The largest annual price increase, measuring 8.5%, was recorded in the detached housing segment during the first quarter of 2022. Price falls similar to those in other countries (e.g. Sweden) have not so far been observed within this segment in Switzerland. However, price momentum slowed to 6.5% per annum towards the end of the third quarter. Higher mortgage interest rates, and thus higher costs for private homes, may impact more strongly upon demand and price trends over the medium term. Following a period of stagnation during 2020, buy-to-let property prices also started rising again from the second quarter of 2021 onwards. As of the third quarter of 2022, prices had risen by 6.0%.
Due to a volume expansion of 3.1%, the growth rate for mortgages issued by banks remained stable compared to 2021. With the upward movement in mortgage interest rates, a noticeable increase was observed in the level of demand for variable rate mortgages. In the case of domestic mortgages, the banks maintained their market share of approximately 94%. The market share held by insurance companies sank further, i.e. to less than 3.5%. FINMA once again identified increased affordability risks associated with the granting of new mortgages, particularly in the residential buy-to-let property sector.
In 2022, FINMA maintained its assessment that a potential correction in the real estate and mortgage market was one of seven top risks for the financial centre. It paid particular attention to institutions whose growth depended substantially on collaborations with credit intermediaries. Similarly, in order to identify outlier institutions, large mortgage banks were subjected to mortgage stress tests on the one hand, and to benchmarking with respect to lending criteria on the other. In response to the individual risk situation and the risk appetite for mortgage loans, mitigating measures were implemented at the relevant institutions. This included ordering capital addons, or recommendations to adjust lending criteria or adjustment or cancellation of existing increases in cases where the risk situation was diminishing.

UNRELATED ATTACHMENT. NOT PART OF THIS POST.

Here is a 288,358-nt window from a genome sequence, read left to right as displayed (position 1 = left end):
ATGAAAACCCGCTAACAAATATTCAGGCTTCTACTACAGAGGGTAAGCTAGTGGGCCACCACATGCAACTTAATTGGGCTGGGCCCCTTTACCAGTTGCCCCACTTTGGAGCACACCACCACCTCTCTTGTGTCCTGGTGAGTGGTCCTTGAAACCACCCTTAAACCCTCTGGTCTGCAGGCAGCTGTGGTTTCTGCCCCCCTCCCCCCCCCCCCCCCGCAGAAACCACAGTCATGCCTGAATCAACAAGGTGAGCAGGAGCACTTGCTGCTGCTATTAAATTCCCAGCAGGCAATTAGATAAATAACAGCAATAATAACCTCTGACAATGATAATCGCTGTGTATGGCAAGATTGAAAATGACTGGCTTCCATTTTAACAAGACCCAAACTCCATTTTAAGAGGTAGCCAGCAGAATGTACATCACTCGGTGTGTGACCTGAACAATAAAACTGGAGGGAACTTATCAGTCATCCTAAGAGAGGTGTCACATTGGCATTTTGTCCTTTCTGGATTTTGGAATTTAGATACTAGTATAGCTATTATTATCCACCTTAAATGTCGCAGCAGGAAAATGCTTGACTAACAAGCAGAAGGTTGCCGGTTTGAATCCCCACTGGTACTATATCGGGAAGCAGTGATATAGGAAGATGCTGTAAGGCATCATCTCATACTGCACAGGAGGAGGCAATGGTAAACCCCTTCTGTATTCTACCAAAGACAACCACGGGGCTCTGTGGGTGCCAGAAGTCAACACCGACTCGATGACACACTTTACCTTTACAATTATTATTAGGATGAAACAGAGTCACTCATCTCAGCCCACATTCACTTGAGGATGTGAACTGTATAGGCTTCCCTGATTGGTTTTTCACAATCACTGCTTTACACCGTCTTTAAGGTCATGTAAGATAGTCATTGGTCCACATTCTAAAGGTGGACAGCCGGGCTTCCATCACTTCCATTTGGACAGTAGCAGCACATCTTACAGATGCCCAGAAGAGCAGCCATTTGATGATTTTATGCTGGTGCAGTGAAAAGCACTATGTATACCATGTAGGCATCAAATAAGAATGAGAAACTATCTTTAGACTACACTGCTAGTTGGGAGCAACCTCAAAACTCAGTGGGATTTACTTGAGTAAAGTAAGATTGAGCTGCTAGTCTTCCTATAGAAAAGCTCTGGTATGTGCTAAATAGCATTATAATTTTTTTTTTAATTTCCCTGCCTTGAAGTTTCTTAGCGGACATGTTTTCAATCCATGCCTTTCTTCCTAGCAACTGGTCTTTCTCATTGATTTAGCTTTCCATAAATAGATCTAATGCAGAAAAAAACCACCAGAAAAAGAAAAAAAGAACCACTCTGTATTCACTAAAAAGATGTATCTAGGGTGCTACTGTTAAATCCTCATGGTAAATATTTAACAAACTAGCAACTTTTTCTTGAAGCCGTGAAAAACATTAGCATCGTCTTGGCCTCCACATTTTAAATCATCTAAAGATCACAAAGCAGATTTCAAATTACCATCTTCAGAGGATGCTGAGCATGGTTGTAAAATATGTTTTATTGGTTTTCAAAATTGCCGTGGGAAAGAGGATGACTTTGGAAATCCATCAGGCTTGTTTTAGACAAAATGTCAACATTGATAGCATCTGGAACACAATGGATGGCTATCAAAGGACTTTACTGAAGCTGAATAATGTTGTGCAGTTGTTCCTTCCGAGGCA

FINMA favours the risk-differentiated capital requirements for mortgages that were finally stipulated in the Capital Adequacy Ordinance (CAO) following the entry into force of the corresponding provisions of Basel III. More specifically, the capital requirements for mortgages will, from now on, depend to a greater extent on the type of use and the loan-to-value ratio of the underlying real estate. However, even in the future, the affordability risks will still not be taken into account to any significant extent for the purposes of determining the capital requirements for mortgages. FINMA will therefore continue to monitor the trend in affordability risks very closely.
(From the Annual Report 2022)